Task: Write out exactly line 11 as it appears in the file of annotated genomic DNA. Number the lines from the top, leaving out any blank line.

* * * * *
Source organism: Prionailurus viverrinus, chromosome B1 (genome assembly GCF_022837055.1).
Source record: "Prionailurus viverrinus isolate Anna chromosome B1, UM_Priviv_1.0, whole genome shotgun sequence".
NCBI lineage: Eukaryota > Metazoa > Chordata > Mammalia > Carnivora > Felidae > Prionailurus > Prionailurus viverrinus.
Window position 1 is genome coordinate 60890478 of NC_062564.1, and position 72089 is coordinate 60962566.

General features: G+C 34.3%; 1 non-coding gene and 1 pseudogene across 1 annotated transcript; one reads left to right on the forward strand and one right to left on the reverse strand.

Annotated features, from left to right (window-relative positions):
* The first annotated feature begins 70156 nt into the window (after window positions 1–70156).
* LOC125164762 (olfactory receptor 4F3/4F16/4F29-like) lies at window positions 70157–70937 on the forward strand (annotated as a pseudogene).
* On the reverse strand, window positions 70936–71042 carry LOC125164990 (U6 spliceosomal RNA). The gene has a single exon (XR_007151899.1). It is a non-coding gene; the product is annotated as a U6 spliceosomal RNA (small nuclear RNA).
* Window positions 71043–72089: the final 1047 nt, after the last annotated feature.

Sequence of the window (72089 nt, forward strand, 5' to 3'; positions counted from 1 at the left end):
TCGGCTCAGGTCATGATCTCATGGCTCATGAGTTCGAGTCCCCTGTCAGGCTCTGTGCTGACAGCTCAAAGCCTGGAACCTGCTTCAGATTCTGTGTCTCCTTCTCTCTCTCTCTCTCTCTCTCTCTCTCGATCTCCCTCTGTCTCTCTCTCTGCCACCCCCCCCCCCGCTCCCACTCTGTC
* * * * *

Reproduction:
Sequence of the window (72089 nt, forward strand, 5' to 3'; positions counted from 1 at the left end):